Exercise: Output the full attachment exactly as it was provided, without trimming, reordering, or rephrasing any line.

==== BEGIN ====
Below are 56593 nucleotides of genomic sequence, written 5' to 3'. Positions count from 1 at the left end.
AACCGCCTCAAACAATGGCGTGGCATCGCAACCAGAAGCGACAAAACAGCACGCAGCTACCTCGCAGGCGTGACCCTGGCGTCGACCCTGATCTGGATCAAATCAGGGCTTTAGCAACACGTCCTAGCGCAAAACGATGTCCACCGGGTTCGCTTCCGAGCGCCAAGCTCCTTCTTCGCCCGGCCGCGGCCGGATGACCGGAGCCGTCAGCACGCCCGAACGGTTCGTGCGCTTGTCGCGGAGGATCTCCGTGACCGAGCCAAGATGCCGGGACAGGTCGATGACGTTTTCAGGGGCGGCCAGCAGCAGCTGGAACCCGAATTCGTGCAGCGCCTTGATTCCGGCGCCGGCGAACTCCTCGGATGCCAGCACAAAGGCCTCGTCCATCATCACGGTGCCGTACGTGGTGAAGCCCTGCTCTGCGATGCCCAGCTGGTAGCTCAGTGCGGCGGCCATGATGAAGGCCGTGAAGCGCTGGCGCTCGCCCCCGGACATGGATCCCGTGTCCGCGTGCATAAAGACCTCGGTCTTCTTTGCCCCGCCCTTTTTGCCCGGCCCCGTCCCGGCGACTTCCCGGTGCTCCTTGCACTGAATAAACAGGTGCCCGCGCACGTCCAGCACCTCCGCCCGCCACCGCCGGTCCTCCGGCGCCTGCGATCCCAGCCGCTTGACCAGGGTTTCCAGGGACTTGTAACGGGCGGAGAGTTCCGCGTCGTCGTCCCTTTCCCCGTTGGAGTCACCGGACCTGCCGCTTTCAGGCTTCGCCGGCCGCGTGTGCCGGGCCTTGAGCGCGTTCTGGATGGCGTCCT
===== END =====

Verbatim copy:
Below are 56593 nucleotides of genomic sequence, written 5' to 3'. Positions count from 1 at the left end.
AACCGCCTCAAACAATGGCGTGGCATCGCAACCAGAAGCGACAAAACAGCACGCAGCTACCTCGCAGGCGTGACCCTGGCGTCGACCCTGATCTGGATCAAATCAGGGCTTTAGCAACACGTCCTAGCGCAAAACGATGTCCACCGGGTTCGCTTCCGAGCGCCAAGCTCCTTCTTCGCCCGGCCGCGGCCGGATGACCGGAGCCGTCAGCACGCCCGAACGGTTCGTGCGCTTGTCGCGGAGGATCTCCGTGACCGAGCCAAGATGCCGGGACAGGTCGATGACGTTTTCAGGGGCGGCCAGCAGCAGCTGGAACCCGAATTCGTGCAGCGCCTTGATTCCGGCGCCGGCGAACTCCTCGGATGCCAGCACAAAGGCCTCGTCCATCATCACGGTGCCGTACGTGGTGAAGCCCTGCTCTGCGATGCCCAGCTGGTAGCTCAGTGCGGCGGCCATGATGAAGGCCGTGAAGCGCTGGCGCTCGCCCCCGGACATGGATCCCGTGTCCGCGTGCATAAAGACCTCGGTCTTCTTTGCCCCGCCCTTTTTGCCCGGCCCCGTCCCGGCGACTTCCCGGTGCTCCTTGCACTGAATAAACAGGTGCCCGCGCACGTCCAGCACCTCCGCCCGCCACCGCCGGTCCTCCGGCGCCTGCGATCCCAGCCGCTTGACCAGGGTTTCCAGGGACTTGTAACGGGCGGAGAGTTCCGCGTCGTCGTCCCTTTCCCCGTTGGAGTCACCGGACCTGCCGCTTTCAGGCTTCGCCGGCCGCGTGTGCCGGGCCTTGAGCGCGTTCTGGATGGCGTCCT